*This article first appeared in The Interpreter on 9 May 2019.   Human rights advocates had a rare chance to celebrate yesterday as two local Reuters journalists were released from prison. Their situation is viewed by the international community as a test case of the political reform process in Myanmar. The case is a remind of the mixed feelings of both despair and hope about the relationship between Myanmar and the international community, and the absence of a commitment by the government and the military to basic human rights. The arrest of Wa Lone and Kyaw Soe Oo , two local journalists, garnered global attention in late 2017 because of their connection to Reuters as an international news outlet. It demanded attention because the journalists were covering what the  UN Fact Finding Mission has identified  as credible markers of genocide in Rakhine State. At a meeting with the police in Yangon in late 2017, the two journalists were arrested for allegedly possessing

Teaching as a Subversive Activity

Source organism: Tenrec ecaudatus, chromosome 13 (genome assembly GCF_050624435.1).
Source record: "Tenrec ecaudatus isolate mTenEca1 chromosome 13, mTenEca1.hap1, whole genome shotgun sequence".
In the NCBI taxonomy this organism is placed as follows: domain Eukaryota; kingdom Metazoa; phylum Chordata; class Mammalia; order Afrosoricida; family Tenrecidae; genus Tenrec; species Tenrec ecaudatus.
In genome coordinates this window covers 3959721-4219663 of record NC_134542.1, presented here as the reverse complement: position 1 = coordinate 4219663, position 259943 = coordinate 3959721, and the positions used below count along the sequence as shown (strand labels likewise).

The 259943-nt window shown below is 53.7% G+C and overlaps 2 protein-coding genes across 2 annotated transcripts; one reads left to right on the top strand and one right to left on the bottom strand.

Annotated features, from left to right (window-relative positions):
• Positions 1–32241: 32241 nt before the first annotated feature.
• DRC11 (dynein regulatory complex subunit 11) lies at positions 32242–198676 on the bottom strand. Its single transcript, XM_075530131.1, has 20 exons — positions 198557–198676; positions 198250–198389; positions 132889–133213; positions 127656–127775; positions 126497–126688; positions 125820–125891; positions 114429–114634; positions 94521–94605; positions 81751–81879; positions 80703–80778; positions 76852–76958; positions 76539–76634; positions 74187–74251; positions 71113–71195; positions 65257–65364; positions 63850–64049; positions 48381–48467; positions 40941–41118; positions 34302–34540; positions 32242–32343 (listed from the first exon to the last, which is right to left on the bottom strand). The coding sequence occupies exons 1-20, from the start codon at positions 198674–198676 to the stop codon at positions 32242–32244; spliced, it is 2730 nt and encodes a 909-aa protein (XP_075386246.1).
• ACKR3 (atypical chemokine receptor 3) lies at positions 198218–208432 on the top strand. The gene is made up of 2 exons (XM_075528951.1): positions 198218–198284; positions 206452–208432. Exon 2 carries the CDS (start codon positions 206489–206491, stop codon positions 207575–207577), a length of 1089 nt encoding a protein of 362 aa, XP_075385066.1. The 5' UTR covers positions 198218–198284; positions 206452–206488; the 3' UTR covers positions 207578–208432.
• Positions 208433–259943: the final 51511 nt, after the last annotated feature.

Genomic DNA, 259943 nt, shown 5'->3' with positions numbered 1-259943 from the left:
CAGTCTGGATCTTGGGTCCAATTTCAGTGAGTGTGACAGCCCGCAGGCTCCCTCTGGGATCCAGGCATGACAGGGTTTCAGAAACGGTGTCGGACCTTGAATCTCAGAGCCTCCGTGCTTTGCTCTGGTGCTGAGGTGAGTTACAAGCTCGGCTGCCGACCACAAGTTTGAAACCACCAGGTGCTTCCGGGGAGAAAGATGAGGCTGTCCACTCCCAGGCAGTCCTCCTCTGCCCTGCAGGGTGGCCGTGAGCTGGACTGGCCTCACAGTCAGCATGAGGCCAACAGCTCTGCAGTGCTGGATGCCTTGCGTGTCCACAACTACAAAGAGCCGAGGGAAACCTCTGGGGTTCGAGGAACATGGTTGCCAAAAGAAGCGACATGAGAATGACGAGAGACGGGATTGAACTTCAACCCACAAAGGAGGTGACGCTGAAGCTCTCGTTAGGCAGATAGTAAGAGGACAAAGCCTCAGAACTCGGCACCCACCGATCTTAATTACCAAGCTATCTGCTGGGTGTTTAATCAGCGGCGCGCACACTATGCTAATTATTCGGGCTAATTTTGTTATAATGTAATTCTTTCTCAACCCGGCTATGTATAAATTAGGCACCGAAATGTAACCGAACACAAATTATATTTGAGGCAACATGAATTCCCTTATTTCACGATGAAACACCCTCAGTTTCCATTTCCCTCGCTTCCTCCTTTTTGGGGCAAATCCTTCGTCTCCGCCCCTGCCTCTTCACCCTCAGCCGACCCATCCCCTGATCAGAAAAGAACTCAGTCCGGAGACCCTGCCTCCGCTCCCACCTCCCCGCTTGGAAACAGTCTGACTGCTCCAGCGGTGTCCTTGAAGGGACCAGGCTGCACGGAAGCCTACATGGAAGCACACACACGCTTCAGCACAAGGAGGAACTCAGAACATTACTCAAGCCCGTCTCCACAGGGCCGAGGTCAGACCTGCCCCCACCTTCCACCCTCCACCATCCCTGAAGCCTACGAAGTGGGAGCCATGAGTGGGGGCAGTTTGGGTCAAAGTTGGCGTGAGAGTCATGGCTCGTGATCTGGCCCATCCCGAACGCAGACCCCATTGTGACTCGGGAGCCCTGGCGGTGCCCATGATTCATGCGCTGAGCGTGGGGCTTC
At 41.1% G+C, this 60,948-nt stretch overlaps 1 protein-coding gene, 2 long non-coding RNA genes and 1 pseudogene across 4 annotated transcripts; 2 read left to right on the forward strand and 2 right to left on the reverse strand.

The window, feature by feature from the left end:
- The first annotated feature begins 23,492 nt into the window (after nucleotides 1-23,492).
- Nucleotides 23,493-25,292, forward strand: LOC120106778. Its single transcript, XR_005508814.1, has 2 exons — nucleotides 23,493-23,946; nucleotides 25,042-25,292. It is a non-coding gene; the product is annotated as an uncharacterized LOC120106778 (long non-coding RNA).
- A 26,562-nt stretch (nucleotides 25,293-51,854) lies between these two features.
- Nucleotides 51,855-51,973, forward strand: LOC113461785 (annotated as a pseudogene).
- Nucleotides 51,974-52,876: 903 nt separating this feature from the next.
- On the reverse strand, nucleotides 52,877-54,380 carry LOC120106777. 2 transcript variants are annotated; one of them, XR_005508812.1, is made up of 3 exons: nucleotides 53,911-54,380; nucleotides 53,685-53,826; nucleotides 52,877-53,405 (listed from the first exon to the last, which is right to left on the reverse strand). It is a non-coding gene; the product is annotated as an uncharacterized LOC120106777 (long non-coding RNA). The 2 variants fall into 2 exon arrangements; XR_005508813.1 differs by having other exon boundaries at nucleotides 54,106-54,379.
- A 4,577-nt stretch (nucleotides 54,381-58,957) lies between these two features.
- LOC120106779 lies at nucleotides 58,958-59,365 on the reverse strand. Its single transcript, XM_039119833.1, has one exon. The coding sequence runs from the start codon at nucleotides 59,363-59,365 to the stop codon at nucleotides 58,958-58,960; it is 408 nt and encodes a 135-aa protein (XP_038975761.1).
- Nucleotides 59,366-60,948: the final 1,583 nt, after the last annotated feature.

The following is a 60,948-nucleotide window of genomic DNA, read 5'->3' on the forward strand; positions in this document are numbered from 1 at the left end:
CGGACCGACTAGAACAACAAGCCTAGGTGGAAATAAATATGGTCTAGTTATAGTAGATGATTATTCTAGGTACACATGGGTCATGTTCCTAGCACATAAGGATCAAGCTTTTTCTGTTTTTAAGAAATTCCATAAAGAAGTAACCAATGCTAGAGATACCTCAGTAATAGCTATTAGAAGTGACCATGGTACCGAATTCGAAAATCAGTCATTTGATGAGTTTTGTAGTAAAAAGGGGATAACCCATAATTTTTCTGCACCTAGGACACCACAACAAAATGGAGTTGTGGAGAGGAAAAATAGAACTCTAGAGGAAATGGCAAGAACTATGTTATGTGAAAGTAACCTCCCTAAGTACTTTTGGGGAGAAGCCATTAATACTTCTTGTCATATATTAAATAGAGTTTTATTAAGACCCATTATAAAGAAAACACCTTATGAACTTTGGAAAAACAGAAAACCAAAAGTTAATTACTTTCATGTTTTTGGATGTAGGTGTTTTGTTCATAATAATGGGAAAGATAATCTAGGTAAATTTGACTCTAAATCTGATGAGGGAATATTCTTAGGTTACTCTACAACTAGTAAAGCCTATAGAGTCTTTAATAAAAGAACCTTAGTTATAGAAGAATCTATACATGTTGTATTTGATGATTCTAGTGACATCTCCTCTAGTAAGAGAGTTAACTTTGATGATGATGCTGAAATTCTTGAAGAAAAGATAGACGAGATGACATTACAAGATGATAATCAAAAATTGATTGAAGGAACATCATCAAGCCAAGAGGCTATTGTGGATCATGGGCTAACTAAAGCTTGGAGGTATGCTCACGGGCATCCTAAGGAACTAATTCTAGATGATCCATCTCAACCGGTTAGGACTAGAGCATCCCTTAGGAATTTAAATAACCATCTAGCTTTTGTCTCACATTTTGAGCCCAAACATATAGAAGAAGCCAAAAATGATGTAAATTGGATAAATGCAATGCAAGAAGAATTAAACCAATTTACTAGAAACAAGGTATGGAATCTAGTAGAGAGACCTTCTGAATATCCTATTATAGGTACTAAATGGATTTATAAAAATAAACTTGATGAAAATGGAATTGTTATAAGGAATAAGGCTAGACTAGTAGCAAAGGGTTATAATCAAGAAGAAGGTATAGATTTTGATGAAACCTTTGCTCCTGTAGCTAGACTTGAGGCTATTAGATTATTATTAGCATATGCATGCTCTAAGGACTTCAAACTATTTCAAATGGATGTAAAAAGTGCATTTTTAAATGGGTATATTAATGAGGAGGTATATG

On 27-28 November, UNSW Law will be hosting a conference on legal education. The theme of the 2019 conference is: ‘T eaching as a Subversive Activity ’. We will be looking for panels, papers, posters and performances on legal education research related to the theme, which we have drawn from Neil Postman and Charles Weingartner’s classic Teaching as a Subversive Activity (1969). We take this to mean the consideration of research into legal education as lifetime learning, as ‘crap-detecting’, as creating meaning, as transformative and as developing world-changing thinking within the legal context. In an age when everyone aspires to teach critical thinking skills in the classroom (or, at least, no teacher would say they want to produce uncritical students!), what does it mean today to be a subversive law teacher? Who or what might a subversive law teacher seek to subvert – the authority of the law, the university, their own authority as teachers, perhaps? Are law students ripe for